Addison/Rutland Arts Excursions | Fall 2020
The largest town in the Addison/Rutland Creative Zone is Rutland, with a population of 16,495, making it the third largest city in Vermont. Rutland’s art and culture scene is doing its best to thumb its nose at Covid, in a safe and socially distanced way of course. There’s still plenty of art and culture to discover.
A stroll through the historic district of downtown Rutland brings you to several works of art from local, national and international artists. Murals, sculptures and galleries are aplenty. Take a mural scavenger hunt downtown to spot a peregrine falcon, a whale, a giraffe, elephants and more on several of the more 100 buildings in downtown that are listed in the National Register of Historic Places. Also watch for “Rutland Art Ramble” signs on windows along the way. The signs point to art exhibitions throughout the city through Nov. 15, a sort of “outdoor museum,” designed to enliven, challenge and entertain residents and visitors with sculpture, painting, video and other installations.
What’s with all the marble? Rutland County was once the center of the world’s largest marble manufacturers. You’ll find plenty of notable marble sculptures on the downtown streets on the Rutland Sculpture Trail. New pieces are added periodically. The most recent is a bust of Rotary International founder Paul Harris. Next up is a tribute to Martin Henry Freeman, a Rutland native who was the first African American college president in the country. A variety of outdoor sculpture is also available for viewing in the Sculpture Garden at the Carving Studio and Sculpture Center in at 636 Marble St., West Rutland.
The work of juried artist members and featured member artist Alexis Kyriak are showcased in the upstairs galleries of the 1890s historic mansion that is Chaffee Art Center, through Oct. 30, at 16 S. Main St., Rutland. The Vermont Watercolor Society fall award-winners show in the downstairs galleries, and the new Gallery Shoppe features juried artist members. Hours are noon to 4 p.m. Thursday and Friday, 10 a.m. to 2 p.m. Saturdays, and by appointment.
Have you worked up an appetite? Head over to Roots, 55 Washington St., Rutland, where during prime dinner hours, from 5:30-8:30 p.m., Thursdays through Sundays, one or two artists paint mural-sized art on the walls of this industrial space. Each artist paints for a total of twelve hours over the course of four nights. With 3,000 square-feet, there’s also enough room to listen to live music from soloist musicians. It’s Covid time, so be sure to make reservations at www.rootsrutland.com or by calling 802-747-7414.
A little farther south from Rutland, head to River Road in Pawlet to view the “drive-by, quarantine-friendly, art-in-a-Vermont-hayfield” series from EveNSteve. The exhibit includes several large standing screens featuring photography and artwork of best-selling author Eve O’ Schaub and art photographer Stephen Schaub. The exhibit’s intent is to provide visitors with hope in a time of uncertainty. You can drive by or park and walk the mown pathways in the field, for free. Visit their website for more information and directions.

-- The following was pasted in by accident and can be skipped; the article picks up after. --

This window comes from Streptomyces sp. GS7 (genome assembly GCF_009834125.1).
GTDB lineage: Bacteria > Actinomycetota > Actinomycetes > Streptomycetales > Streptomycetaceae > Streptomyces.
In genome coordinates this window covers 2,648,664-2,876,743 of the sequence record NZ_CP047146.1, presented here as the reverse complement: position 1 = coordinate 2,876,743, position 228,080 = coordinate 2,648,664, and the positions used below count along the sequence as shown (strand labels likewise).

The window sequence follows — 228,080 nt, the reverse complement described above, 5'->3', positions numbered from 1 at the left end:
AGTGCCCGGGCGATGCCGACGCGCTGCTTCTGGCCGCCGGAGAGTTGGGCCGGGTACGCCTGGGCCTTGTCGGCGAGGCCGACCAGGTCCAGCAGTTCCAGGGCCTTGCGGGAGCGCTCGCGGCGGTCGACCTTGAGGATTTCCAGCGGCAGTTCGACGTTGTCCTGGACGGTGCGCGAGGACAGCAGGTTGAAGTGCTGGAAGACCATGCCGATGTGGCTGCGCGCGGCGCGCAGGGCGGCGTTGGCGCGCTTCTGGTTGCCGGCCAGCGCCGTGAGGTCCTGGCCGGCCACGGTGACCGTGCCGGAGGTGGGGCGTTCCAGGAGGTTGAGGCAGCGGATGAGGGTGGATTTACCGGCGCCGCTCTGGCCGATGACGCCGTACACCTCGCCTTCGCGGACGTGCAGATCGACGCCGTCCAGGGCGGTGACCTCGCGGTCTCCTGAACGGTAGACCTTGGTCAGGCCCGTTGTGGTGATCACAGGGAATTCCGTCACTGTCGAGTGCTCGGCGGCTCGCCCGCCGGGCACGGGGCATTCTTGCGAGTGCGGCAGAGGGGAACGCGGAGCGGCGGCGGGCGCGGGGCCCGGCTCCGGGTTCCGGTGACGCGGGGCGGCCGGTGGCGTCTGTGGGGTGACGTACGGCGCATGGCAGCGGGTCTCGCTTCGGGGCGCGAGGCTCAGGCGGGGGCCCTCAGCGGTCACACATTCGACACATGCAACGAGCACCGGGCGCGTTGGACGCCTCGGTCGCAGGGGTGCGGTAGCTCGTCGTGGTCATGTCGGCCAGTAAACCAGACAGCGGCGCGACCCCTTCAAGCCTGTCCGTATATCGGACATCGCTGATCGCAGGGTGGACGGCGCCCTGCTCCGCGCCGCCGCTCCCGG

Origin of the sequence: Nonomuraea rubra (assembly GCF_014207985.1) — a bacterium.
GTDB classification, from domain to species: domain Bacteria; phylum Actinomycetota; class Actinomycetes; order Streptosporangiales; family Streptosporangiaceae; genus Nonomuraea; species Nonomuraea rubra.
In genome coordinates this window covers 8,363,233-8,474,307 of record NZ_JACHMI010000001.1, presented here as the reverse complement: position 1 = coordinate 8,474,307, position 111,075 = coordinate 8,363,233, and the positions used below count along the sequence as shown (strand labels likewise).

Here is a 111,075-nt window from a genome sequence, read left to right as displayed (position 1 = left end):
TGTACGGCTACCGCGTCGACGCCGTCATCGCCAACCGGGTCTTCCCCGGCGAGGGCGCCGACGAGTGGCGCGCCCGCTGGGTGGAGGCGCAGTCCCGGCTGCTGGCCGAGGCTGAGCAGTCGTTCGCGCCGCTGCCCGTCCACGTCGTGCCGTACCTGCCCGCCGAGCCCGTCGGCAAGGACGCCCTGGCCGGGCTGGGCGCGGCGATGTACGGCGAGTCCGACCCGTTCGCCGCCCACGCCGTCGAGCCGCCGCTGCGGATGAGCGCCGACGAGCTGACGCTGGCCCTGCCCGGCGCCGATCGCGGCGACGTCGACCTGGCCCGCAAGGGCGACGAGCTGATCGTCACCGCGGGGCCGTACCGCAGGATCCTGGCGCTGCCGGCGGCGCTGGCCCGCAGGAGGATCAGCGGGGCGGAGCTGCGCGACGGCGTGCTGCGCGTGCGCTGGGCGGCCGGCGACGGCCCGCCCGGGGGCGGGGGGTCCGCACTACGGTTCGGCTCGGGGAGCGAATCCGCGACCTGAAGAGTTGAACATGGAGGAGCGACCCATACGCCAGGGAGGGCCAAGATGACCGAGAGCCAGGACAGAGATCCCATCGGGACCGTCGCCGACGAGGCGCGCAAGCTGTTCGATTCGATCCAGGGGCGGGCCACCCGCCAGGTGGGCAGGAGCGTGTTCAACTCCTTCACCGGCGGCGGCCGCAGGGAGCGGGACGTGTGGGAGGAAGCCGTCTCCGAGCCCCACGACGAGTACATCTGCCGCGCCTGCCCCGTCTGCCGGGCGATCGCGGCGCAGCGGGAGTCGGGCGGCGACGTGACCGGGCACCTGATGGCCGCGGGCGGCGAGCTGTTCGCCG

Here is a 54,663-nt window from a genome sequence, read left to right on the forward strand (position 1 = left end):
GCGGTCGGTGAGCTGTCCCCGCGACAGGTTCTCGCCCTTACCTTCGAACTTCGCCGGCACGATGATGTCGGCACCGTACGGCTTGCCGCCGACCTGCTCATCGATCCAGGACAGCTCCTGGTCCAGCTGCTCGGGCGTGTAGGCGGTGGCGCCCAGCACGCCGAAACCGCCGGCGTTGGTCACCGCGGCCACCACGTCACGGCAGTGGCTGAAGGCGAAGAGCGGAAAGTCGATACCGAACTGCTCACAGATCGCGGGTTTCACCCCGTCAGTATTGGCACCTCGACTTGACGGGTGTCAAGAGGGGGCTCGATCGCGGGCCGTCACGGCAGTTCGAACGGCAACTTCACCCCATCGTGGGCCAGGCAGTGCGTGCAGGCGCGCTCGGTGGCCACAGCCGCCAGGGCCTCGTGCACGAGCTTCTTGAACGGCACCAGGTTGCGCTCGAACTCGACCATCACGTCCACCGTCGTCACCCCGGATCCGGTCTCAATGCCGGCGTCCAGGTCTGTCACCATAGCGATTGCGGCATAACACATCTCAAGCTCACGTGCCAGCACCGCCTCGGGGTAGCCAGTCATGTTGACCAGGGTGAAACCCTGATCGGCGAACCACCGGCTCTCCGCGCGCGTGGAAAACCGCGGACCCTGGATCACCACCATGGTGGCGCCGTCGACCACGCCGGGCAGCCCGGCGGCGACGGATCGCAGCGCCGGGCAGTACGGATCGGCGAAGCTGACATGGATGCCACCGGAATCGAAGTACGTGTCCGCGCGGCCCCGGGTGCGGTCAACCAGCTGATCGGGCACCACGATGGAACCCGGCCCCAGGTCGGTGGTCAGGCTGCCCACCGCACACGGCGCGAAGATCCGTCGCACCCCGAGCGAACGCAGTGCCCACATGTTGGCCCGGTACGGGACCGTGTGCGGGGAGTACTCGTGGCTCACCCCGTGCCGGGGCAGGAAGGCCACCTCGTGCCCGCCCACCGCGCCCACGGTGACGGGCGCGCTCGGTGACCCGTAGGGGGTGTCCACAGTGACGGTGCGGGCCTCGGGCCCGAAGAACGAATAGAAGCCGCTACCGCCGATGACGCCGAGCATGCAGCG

Outdoor art is on display in Middlebury. The Bridges 20/20 Outdoor Architecture Exhibit takes place through Oct. 16. Explore five inventive bridge-inspired structures placed around downtown Middlebury, presented by Town Hall Theater.
Also in Middlebury at Henry Sheldon Museum,1 Park St. is “A Sculpture Haven,” works of three Vermont sculptors in the museum’s garden, which is open from sunrise to sunset. The museum is temporarily closed in accordance with Covid-19 restrictions.
The Sheldon Museum is also offering 2020 Road Trip Scavenger Hunt. Drive through different parts of Addison County while you follow clues to locate approximately 10 landmarks along the route. The organizers are hoping that people will all hunt on the same day, Oct. 18, and if you sign up before Oct. 18, you’ll receive an email with the routes and landmark clues. While supplies last, the Sheldon will present an Addison County poster from the Museum. The $10 fee includes the routes. Sign up at the Sheldon’s website.
A short drive from Middlebury, you’ll find the Robert Frost Interpretive Trail where you can enjoy the woods, fields and poetry. Frost’s poems are mounted along this easy 1.2 mile loop. The first 0.3 mile is along a wheelchair-accessible boardwalk. Directions from Middlebury: travel south on Route 7 to where it intersects with Route 125. Travel east on Route 125 for 5.8 miles. The parking area is on the right.
If it’s Sunday, head to Poultney for Stone Valley Arts at Fox Hill, 145 E. Main St.,. and its exhibit of contemporary painters, “Painters Choose Painters,” through Nov. 22. Also featured is artist Sarah Elworthy and author Kara Beste in an exhibit of orginial batiks created by Elworthy with text by Beste from their book, What Leads Her, highlighting 23 women who lead in multitude of ways. The book aims to inspire and empower girls ages 8 and up. The number of visitors are limited inside the building to 10, and face masks and social distancing are required. Gallery hours on Sundays are 1-4pm or by appointment.
In Brandon, the Brandon Artists Guild gallery exhibits “A Space Within,” a solo show of ceramics by artist-member Dasha Kalisz. Dasha’s newest work features organic wheel-thrown and altered forms based on the human body. The show continues through Nov. 1. The galley also showcases a selection of fine art and crafts from more than 30 member artists. Media include painting, sculpture, printmaking, ceramics, glass, jewelry, metalwork and more. Brandon Artists Guild is located at 7 Center St. Hours: 11 a.m. to 5 p.m. Tuesday through Saturday; 11 a.m. to 4 p.m. Sunday. Covid-safety protocols must be followed here as well.
Last updated October 20, 2020.